Julian Alaphilippe successfully defended the rainbow jersey, becoming the first Frenchman in history to win back-to-back titles, after producing a performance of devastating intensity and brilliance in one of the most intriguing races seen in recent years. By doing this he etched his name in to the history books and ensured himself twelve more months in the iconic rainbow jersey, which he captured for the first time in Imola, last September.
“I have no words, I am just so happy! I worked hard for this and had good legs, but I didn’t dare to dream about retaining my title. It’s insane, that’s all that I can say. An amazing victory which wouldn’t have been possible without my incredible team, who protected me all day long and guided me excellently in the final part of the race”, an ecstatic Julian said at the finish.
France and Alaphilippe had been the main instigators of Sunday’s 268.3km race from Antwerp to Leuven, the team of the defending champion going on the attack with more than 180 kilometers to go. This move had Kasper Asgreen, Tim Declercq and Remco Evenepoel come across and put pressure on a peloton who was forced to chase hard for more than an hour in order to bring it back together.
Attacks kept coming even after that group was reeled in, but a first proper selection was made 58 kilometers from the finish, when Julian put the hammer down on the Bekestraat, blowing the race to pieces. Several riders managed to come across, forming a strong 17-man group which also featured Andrea Bagioli, Evenepoel, Florian Sénéchal and Zdenek Stybar. They quickly put two minutes between them and the large chasing group, in part thanks to Remco, who dug deep at the front.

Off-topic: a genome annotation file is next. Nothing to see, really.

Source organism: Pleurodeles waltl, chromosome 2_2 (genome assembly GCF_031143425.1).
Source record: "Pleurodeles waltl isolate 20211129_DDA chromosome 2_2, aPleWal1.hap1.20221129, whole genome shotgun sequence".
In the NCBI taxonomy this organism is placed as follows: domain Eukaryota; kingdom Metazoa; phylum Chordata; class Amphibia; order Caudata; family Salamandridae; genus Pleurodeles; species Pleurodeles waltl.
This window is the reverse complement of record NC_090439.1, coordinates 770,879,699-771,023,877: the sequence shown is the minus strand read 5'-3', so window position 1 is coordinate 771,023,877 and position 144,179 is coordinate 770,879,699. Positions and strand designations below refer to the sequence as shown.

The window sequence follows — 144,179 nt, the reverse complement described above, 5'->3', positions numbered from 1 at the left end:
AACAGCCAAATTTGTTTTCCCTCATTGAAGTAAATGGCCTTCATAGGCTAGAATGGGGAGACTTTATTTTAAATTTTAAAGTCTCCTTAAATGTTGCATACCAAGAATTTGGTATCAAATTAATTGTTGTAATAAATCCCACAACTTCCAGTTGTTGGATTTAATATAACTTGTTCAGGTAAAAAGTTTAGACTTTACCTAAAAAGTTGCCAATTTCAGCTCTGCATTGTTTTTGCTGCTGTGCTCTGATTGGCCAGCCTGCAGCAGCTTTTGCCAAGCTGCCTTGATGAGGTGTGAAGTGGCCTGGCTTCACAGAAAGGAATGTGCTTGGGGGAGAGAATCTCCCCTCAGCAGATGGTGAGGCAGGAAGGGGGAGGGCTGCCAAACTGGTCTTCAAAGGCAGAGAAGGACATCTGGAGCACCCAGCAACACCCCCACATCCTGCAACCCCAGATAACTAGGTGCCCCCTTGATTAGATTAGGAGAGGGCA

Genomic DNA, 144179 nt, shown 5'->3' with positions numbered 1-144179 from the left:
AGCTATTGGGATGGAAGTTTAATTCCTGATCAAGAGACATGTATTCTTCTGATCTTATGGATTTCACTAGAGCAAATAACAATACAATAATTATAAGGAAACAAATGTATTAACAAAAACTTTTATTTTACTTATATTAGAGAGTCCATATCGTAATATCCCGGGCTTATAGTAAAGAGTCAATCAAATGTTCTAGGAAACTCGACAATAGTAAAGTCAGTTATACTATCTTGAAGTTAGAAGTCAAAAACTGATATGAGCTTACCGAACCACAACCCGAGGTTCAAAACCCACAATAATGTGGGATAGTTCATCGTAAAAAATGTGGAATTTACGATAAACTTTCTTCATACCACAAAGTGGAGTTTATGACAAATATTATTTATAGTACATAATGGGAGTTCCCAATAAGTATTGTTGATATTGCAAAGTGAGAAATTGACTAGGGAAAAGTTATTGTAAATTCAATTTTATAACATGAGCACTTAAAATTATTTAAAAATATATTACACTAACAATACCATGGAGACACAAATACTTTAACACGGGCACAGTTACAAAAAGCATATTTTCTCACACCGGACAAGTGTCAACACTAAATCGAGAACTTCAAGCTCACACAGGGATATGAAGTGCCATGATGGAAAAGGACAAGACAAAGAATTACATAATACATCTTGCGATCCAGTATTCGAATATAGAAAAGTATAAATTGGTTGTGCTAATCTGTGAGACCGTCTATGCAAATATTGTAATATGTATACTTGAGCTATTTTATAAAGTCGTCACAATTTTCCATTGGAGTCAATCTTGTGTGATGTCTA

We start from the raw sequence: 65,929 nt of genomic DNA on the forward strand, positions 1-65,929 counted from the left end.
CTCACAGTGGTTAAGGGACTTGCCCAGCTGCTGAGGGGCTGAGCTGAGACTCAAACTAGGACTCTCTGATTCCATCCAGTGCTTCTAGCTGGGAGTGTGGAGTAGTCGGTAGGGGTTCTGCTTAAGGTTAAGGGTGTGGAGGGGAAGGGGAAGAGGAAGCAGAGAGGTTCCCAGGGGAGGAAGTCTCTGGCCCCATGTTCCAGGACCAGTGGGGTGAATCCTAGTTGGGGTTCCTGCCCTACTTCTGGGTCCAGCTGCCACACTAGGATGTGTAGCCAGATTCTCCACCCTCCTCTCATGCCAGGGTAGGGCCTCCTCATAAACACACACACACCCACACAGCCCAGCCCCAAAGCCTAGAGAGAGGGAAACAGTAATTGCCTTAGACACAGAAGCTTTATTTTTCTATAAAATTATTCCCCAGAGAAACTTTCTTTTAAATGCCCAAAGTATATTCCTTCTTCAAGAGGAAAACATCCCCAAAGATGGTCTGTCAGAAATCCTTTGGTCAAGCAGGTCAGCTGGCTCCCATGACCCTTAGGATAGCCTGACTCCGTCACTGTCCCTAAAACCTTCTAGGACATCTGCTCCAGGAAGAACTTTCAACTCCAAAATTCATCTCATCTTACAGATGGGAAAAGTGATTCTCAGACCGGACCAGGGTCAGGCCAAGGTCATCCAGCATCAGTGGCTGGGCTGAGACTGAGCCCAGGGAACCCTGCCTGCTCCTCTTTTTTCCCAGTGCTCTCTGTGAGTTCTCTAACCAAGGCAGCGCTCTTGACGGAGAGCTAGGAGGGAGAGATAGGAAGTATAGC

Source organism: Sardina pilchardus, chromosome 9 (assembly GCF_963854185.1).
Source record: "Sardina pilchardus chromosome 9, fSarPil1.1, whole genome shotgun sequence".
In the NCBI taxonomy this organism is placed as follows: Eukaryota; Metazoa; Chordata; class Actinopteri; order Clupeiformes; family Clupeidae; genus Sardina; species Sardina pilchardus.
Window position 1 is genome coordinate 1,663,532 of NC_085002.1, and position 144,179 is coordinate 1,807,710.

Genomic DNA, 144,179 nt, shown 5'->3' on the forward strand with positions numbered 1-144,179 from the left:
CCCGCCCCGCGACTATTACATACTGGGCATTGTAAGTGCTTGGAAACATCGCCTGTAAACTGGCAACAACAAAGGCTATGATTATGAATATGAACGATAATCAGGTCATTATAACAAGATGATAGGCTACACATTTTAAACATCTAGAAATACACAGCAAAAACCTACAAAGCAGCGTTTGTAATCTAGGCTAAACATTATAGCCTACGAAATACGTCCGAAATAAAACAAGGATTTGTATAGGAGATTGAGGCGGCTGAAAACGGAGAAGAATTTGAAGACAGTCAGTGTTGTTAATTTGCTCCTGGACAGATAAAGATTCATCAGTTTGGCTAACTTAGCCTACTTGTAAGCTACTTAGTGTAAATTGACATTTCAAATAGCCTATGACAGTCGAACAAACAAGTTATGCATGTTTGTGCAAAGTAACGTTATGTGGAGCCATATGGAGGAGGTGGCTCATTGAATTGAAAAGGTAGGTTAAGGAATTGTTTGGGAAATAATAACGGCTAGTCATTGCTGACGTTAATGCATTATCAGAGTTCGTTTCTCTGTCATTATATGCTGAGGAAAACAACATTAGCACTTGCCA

After the young Belgian peeled off the front, France took over the reins and brought Alaphilippe in position, who danced on the pedals and got a small gap, before being reabsorbed. Two kilometers later, the reigning champion went again, but the result was the same. This didn’t deter him in any way, as with 17 kilometers to go the 29-year-old unleashed another blistering attack, this time on Sint-Antoniusberg ascent, and carved out a ten-second gap heading onto the last lap. Four riders tried to counter and formed a strong chasing group, at one point reducing the margin, but once the road went up again, so did Julian’s buffer, who entered the final ten kilometers some twenty seconds clear.
On the Wijnpers climb, the Frenchman continued to dance on the pedals and put more seconds between him and the first group down the road, and with five kilometers to go it became pretty much clear it was game over. Shaking his head in disbelief, that’s how Julian went under the flamme rouge, knowing that he had it in the bag and would get to sport the coveted rainbow bands for one more year, prolonging what’s arguably the best moment of his career.
“The plan was to counter in the final kilometers, but I sensed an opportunity and rode on instinct. As soon as a gap was there, I rode my heart out to remain at the front. The Belgian supporters told me to slow down, but that only motivated me to go harder. I left everything on the road, and while I was doing that, I kept thinking of my son, Nino. Winning the Worlds again is incredible”, said Julian after sealing one of the most impressive victories of his career and strengthening his amazing legacy by becoming just the seventh rider in history to win consecutive titles.